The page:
On Friday, 54-year-old Norman Alvis set a world masters hour record of 49.392km at the indoor velodrome in Colorado Springs, Colorado. Instead of using a wind tunnel to dial in his position, Alvis, a former Tour de France professional, used his iPhone to film himself riding on rollers in his garage.
It was his second attempt this year, and a comeback of sorts from his time as a professional — Alvis, who went to the Olympics in the team time trial, held the US hour record of 51.505km from 1997 until Tom Zirbel beat that with 53.037km in 2016.
Hour record attempts have seen a resurgence in recent years after popular then-pro rider Jens Voigt set a new record (51.110km) in 2014, followed by records by Matthias Brändle, Rohan Dennis, Alex Dowsett and, finally, Bradley Wiggins, who set the current world record of 54.526km in London in 2015.
Alvis celebrates his world masters hour record in Colorado Springs Courtesy Norman Alvis
In US amateur racing, ‘masters’ denotes age-group competition, and Alvis’ time was good enough for not only his 50+ age group but the 40+ and 30+ age groups as well.
“I’ll bet Wiggins is kicking himself for riding in the pro category instead of 30-34 when he had the chance,” Alvis joked afterward.
Evelyn Stevens set the current women’s world hour record of 47.980km at the same Colorado Springs track in 2016.
Alvis raced professionally from 1989 to 1998 for 7-Eleven, Motorola and Saturn. He competed in the 1990 Tour de France, and the 1990, 1992 and 1993 Giro d’Italia. He won the US national road race in 1995.
“The experience helps heaps,” Alvis said of his background’s effect on his hour record as a 54-year-old. “A smooth pedal stroke and the ability to relax more at effort are probably the biggest factors.”
Alvis, a former US road champion, Olympian and Tour de France rider, still loves racing Courtesy Norman Alvis
“Knowing seemingly small items that have an impact comes from years of trying to find performance improvement,” he said. “An example is riding rollers in the TT position so I’m solidly on the black line throughout my ride.”
Preparation and last-minute chaos
Alvis trained 8 to 10 hours a week for the 90 days leading into his record attempts. His first attempt in June 2017 resulted in 48.112km — good enough for a new US masters hour record but still about 800m short of Pascal Montier’s then-record 48.892 km.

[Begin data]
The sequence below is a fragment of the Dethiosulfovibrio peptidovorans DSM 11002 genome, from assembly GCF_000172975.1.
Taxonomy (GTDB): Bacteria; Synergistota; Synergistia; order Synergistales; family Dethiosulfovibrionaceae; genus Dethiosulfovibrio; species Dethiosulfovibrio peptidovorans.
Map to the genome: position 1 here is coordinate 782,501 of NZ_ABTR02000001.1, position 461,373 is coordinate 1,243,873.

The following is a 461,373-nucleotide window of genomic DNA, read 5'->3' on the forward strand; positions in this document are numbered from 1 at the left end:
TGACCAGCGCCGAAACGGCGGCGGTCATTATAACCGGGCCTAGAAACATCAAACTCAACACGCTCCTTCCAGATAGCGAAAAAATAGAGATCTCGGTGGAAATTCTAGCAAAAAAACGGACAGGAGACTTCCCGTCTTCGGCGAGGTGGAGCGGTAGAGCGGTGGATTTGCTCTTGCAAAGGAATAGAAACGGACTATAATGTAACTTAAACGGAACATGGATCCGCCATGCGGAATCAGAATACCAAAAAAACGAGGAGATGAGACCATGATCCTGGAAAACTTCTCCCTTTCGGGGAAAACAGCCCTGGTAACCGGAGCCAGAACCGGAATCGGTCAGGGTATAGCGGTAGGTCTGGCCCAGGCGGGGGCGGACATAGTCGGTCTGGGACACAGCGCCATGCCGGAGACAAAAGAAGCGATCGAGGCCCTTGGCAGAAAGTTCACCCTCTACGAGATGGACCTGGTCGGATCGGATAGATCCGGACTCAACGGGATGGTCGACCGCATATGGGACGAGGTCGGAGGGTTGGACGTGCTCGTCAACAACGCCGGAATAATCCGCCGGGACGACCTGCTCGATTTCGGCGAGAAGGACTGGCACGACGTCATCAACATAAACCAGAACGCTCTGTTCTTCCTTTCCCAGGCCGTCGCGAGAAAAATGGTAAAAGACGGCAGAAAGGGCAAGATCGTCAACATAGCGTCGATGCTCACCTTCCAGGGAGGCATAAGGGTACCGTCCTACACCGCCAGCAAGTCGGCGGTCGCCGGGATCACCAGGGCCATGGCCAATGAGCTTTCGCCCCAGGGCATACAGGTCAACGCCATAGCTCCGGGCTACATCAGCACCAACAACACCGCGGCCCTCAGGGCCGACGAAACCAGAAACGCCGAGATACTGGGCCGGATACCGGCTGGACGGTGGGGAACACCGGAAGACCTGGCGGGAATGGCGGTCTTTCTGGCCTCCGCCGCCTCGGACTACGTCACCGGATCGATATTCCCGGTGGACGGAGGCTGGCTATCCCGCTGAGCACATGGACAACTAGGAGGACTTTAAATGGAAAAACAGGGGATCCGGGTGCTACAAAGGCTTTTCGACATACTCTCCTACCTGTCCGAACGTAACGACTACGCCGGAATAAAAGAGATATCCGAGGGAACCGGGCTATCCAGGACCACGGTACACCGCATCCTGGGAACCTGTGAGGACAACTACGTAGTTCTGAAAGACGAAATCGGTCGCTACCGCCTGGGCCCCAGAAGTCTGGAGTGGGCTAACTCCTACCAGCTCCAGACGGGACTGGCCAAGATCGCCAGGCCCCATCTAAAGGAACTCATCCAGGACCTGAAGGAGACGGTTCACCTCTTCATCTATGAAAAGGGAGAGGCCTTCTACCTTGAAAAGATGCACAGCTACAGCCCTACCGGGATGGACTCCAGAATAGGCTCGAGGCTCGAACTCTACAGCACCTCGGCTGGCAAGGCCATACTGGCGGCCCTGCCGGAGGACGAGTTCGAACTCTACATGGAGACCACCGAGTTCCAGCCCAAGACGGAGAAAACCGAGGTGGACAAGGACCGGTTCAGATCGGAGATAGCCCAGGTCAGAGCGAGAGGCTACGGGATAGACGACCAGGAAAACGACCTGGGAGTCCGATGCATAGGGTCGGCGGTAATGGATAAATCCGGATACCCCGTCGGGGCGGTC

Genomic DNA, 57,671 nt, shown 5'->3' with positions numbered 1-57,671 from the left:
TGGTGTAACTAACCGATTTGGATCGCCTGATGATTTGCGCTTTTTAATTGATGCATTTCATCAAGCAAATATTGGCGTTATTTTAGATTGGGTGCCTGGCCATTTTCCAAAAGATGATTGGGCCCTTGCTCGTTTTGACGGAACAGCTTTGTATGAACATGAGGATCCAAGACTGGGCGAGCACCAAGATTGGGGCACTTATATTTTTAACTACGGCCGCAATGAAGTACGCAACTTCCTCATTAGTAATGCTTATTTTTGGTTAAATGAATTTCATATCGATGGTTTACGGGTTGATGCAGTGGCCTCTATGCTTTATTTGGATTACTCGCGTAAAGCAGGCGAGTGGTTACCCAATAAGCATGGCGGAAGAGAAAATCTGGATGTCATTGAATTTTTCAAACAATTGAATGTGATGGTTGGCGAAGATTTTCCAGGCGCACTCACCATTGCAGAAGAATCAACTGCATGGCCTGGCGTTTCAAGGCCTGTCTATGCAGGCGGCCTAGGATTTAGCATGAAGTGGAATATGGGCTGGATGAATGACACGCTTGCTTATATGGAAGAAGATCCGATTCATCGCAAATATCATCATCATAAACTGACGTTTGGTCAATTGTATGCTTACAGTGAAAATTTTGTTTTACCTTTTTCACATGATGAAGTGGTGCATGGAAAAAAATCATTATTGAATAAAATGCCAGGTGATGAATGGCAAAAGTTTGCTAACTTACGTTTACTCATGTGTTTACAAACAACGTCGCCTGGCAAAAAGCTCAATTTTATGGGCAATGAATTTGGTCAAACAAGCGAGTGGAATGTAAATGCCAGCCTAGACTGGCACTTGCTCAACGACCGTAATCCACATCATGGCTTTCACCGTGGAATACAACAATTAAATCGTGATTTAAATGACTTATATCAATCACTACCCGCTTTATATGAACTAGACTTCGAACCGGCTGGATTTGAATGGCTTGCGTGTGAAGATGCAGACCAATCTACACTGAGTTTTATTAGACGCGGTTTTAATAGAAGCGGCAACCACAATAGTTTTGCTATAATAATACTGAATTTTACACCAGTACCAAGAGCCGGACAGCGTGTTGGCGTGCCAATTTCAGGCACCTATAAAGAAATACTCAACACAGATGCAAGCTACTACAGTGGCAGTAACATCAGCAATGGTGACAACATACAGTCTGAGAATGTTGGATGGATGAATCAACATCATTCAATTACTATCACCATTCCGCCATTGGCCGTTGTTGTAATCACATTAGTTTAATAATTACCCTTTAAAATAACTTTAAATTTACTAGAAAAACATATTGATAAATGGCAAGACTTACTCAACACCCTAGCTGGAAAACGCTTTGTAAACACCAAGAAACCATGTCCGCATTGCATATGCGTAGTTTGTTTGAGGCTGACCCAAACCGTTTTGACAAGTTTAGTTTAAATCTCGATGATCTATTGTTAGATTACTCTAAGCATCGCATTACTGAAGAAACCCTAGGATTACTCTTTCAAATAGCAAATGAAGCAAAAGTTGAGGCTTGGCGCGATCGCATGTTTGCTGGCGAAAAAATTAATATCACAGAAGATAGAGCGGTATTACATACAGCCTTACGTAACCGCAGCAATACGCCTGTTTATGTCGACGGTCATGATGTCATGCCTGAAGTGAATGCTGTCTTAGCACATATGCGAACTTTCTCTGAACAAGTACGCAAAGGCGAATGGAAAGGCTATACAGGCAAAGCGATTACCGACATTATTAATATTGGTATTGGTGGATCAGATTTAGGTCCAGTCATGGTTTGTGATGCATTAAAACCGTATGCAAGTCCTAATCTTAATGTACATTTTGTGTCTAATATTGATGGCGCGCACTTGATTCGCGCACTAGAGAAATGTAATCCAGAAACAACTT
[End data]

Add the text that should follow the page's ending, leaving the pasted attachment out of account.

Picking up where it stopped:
“I dutifully awoke most days at 4:30 to 5am so I could either ride my rollers in the garage or go to my local track. I varied my riding between a road bike and track bike as training was punctuated with local weekend criteriums,” Alvis said. “My training indicated that even in my aero position I would be able to produce 300 to 320 watts for an hour.”
To practice riding right on the velodrome line, Alvis taped lines onto his rollers and garage floor Courtesy Norman Alvis
“Frankly, I felt a bit stupid in how I went about this but also a bit common sensical,” he said. “I did not use a wind tunnel. I rode my rollers more than the track or the road and I set up my iPhone to record it. Then I made sure I had a static background to compare positions. Harvey Nitz (one of my heroes) always said rollers are a poor man’s motor pacing. So I guess I’ll say rollers and an iPhone are a poor man’s wind tunnel.”
On the day of the successful attempt, UCI officials told Alvis that he had to shorten his aero extensions by 5cm. He did so, but also removed his Garmin Edge computer and forgot to replace it before his time started.
Alvis did not use a wind tunnel to dial in his position. Instead, he filmed himself on the rollers against a static backdrop Courtesy Norman Alvis
As with any hour-record attempt, Alvis started from a dead start. He chose a 53t chainring and a 13t cog. Without a computer, Alvis couldn’t pace himself with the power data coming from his Stages meter. Instead, he went on feel and the time splits that were being called out to him trackside.
“I’m looking forward to next year when I age up so I can try for the 55-59 category,” Alvis said. “There are a few more efficiencies to be had so I think +50km is a real possibility.”
Alvis’ bike, clothing, shoe and helmet specs
Alvis spent considerable time tinkering with his gear and position Courtesy Norman Alvis
Frameset: Argon 18 Electron Pro
Tubulars: Vittoria Pista EVO CL, 19mm front and 22mm rear, 180psi
Disc wheels: Mavic Comet, front and rear
Cranks: Vision alloy track cranks, 170mm
Chainring: Vision, 53t
Cog: Dura-Ace, 13t
Power meter: Stages
Computer: Garmin – inadvertently left off for hour ride
Handlebars: Zero Wake modular Argon 18 pursuit bars
Pedals: Speedplay Aero
Saddle: ISM 1.1
Shoes: Giro SLX
Socks: no Pinz
Skinsuit: Specialized Evade
Helmet: Giro Aerohead